Martinv.State

Court of Appeals of Texas, Fourteenth District, HoustonFeb 22, 2007
No. 14-05-01047-CR. (Tex. App. Feb. 22, 2007)

No. 14-05-01047-CR.

Opinion filed February 22, 2007. DO NOT PUBLISH. TEX. R. APP. P. 47.2(b).

On Appeal from the 262nd District Court Harris County, Texas, Trial Court Cause No. 997,274.

Panel consists of Justices FOWLER, EDELMAN, and FROST.


MEMORANDUM OPINION


WANDA MCKEE FOWLER, Justice.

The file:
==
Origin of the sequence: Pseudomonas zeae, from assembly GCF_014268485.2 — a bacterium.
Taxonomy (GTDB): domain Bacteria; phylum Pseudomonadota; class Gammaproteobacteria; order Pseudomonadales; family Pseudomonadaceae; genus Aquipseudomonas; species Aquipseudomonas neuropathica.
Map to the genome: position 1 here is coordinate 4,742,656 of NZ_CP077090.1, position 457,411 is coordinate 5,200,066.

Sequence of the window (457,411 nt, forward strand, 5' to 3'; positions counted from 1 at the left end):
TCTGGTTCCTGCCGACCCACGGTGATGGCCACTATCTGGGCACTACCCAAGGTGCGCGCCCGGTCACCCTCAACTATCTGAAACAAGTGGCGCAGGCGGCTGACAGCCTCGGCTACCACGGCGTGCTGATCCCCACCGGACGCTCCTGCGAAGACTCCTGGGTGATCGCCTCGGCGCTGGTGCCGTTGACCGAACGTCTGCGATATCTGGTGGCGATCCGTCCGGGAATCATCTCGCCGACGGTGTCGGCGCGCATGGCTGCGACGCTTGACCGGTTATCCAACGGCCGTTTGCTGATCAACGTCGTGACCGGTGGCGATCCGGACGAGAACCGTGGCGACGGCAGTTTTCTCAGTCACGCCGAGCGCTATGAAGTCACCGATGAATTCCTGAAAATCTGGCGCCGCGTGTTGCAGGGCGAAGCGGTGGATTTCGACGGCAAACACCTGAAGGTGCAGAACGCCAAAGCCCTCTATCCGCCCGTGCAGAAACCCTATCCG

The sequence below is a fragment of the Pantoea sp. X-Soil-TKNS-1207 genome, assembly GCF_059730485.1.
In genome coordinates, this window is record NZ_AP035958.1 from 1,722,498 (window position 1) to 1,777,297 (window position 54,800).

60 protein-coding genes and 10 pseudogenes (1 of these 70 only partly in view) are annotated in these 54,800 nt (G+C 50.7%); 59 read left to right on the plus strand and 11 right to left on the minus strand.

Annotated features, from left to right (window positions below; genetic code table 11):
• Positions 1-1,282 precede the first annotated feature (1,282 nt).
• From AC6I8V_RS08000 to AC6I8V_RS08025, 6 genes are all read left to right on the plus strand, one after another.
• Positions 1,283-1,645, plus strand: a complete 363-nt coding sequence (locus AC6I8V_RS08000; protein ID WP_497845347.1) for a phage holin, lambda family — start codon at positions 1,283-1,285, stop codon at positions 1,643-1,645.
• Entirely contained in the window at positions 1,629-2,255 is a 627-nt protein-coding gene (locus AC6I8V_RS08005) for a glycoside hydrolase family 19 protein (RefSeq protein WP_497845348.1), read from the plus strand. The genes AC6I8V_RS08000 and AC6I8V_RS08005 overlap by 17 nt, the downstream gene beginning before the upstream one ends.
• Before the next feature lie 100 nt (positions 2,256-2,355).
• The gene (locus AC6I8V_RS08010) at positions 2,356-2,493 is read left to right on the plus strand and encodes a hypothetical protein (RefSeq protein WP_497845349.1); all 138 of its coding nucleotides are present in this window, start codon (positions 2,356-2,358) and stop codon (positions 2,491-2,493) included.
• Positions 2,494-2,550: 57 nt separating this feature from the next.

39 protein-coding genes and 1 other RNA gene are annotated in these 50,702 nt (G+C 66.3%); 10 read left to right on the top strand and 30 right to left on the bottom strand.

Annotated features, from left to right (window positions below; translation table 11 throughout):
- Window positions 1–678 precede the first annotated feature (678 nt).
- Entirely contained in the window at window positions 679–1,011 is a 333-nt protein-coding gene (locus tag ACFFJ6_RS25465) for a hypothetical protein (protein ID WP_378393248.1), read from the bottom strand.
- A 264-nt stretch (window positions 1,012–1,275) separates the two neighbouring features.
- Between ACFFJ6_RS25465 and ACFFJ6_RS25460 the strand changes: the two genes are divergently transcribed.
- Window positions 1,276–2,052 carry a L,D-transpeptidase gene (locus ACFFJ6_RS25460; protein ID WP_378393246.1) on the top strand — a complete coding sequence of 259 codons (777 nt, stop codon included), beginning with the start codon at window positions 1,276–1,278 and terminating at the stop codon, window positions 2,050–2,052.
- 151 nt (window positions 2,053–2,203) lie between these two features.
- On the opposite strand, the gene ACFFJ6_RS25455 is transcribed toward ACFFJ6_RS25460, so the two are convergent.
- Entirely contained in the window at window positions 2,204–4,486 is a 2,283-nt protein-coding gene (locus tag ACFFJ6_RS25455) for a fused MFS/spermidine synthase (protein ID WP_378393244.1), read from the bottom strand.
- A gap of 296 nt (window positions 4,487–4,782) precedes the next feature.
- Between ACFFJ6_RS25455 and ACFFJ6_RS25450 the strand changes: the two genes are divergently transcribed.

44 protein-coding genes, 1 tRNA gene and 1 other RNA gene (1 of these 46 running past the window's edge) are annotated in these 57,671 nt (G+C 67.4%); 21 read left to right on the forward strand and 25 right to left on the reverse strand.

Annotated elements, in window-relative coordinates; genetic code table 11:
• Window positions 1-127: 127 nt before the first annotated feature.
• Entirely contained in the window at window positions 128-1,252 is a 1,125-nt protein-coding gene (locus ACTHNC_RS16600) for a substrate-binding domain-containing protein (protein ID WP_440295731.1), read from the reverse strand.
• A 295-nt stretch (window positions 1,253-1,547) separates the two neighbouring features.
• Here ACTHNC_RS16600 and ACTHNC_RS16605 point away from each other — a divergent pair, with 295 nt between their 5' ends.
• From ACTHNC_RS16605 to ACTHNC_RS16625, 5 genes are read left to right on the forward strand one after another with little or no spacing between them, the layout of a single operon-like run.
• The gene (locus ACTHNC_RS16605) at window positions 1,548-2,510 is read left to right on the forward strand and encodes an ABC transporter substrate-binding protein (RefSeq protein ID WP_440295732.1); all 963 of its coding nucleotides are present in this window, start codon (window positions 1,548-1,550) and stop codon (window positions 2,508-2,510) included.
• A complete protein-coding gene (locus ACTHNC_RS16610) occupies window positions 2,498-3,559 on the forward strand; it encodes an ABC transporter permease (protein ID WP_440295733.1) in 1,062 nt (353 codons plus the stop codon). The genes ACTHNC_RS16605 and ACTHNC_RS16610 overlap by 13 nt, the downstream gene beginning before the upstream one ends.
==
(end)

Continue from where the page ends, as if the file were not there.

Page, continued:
A jury found appellant, Kevin Christian L. Martin, guilty of capital murder and sentenced him to life in prison. Appellant raises two issues on appeal. First, he attacks the legal sufficiency of the evidence adduced at trial, claiming that it did not corroborate accomplice witness testimony sufficiently to sustain a conviction. His second issue is an attack on the factual sufficiency of the evidence on the same grounds. We affirm.

Factual and Procedural Background